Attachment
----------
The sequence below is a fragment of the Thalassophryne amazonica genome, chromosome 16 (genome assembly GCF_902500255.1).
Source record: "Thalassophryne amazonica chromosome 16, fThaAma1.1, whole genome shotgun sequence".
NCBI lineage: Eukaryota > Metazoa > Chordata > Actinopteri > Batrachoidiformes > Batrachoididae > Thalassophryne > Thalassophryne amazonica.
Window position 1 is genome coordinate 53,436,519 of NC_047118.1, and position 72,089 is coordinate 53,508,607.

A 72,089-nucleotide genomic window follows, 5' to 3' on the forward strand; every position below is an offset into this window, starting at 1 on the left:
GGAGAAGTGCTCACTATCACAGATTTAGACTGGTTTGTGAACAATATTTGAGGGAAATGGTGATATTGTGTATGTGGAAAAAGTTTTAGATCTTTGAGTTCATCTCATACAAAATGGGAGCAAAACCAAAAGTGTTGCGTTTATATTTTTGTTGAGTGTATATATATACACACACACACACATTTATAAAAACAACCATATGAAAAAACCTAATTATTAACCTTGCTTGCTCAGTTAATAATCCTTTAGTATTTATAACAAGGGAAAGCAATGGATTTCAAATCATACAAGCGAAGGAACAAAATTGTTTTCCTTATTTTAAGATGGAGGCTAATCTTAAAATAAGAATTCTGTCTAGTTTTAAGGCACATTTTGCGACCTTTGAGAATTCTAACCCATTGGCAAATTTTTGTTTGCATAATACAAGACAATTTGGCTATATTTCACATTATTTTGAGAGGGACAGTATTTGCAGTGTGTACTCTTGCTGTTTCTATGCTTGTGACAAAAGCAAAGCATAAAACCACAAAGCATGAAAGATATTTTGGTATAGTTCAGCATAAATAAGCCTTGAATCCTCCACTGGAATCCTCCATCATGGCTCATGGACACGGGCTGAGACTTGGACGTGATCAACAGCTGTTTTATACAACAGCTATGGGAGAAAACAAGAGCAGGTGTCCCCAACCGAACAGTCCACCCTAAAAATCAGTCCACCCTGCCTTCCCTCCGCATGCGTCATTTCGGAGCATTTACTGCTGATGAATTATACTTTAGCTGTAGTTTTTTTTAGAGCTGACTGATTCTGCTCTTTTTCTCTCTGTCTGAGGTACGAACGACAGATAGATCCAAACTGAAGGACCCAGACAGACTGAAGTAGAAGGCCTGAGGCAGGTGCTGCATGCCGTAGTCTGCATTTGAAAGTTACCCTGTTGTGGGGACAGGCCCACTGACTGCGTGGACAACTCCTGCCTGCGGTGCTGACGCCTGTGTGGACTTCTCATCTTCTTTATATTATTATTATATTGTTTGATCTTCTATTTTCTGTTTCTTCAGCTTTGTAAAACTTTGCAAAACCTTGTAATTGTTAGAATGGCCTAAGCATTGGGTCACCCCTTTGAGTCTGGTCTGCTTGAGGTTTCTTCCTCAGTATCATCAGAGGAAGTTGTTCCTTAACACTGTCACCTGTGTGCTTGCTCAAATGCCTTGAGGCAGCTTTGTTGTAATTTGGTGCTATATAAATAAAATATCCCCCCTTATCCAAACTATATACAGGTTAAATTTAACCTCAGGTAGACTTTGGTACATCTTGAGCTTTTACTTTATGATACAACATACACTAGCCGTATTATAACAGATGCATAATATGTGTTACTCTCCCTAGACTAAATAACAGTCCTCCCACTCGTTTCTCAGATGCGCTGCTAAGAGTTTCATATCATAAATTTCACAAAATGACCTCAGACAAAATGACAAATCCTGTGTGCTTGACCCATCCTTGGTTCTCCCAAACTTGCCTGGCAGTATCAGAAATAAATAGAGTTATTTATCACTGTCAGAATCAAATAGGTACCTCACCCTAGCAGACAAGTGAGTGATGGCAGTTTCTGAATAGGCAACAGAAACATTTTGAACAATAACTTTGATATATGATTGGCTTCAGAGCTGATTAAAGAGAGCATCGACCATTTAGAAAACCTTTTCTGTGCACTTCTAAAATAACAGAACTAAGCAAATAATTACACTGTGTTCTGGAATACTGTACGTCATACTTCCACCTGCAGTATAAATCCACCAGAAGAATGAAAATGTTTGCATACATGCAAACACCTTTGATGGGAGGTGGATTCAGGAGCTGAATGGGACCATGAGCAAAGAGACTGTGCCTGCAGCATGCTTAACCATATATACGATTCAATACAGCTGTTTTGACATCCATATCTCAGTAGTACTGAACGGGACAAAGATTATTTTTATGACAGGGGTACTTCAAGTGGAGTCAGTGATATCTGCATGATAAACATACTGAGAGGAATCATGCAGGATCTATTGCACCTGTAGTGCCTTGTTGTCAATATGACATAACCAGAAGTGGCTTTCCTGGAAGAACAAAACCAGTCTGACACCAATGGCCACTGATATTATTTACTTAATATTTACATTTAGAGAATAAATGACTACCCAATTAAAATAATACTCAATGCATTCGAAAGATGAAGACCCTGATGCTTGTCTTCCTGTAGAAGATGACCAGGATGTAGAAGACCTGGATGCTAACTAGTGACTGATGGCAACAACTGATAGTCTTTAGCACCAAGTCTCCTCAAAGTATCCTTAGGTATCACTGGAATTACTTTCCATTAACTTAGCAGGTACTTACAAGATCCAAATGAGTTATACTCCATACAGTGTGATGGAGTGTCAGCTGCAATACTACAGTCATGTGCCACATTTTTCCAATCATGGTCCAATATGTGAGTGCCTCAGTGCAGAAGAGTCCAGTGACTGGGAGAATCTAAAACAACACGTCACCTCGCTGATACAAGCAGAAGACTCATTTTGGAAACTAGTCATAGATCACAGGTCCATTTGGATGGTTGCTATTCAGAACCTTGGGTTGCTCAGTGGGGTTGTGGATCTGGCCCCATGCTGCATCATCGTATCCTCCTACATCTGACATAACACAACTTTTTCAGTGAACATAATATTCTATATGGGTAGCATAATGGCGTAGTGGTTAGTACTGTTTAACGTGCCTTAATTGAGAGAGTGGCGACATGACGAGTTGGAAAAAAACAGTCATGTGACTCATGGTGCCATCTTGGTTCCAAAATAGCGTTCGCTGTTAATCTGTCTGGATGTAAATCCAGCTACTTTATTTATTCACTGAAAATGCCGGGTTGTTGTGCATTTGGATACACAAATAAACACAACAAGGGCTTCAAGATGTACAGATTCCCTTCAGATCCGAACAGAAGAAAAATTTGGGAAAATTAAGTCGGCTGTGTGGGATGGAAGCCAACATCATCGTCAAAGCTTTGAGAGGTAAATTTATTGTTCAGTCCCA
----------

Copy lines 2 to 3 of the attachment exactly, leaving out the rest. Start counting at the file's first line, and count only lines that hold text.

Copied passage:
Source record: "Thalassophryne amazonica chromosome 16, fThaAma1.1, whole genome shotgun sequence".
NCBI lineage: Eukaryota > Metazoa > Chordata > Actinopteri > Batrachoidiformes > Batrachoididae > Thalassophryne > Thalassophryne amazonica.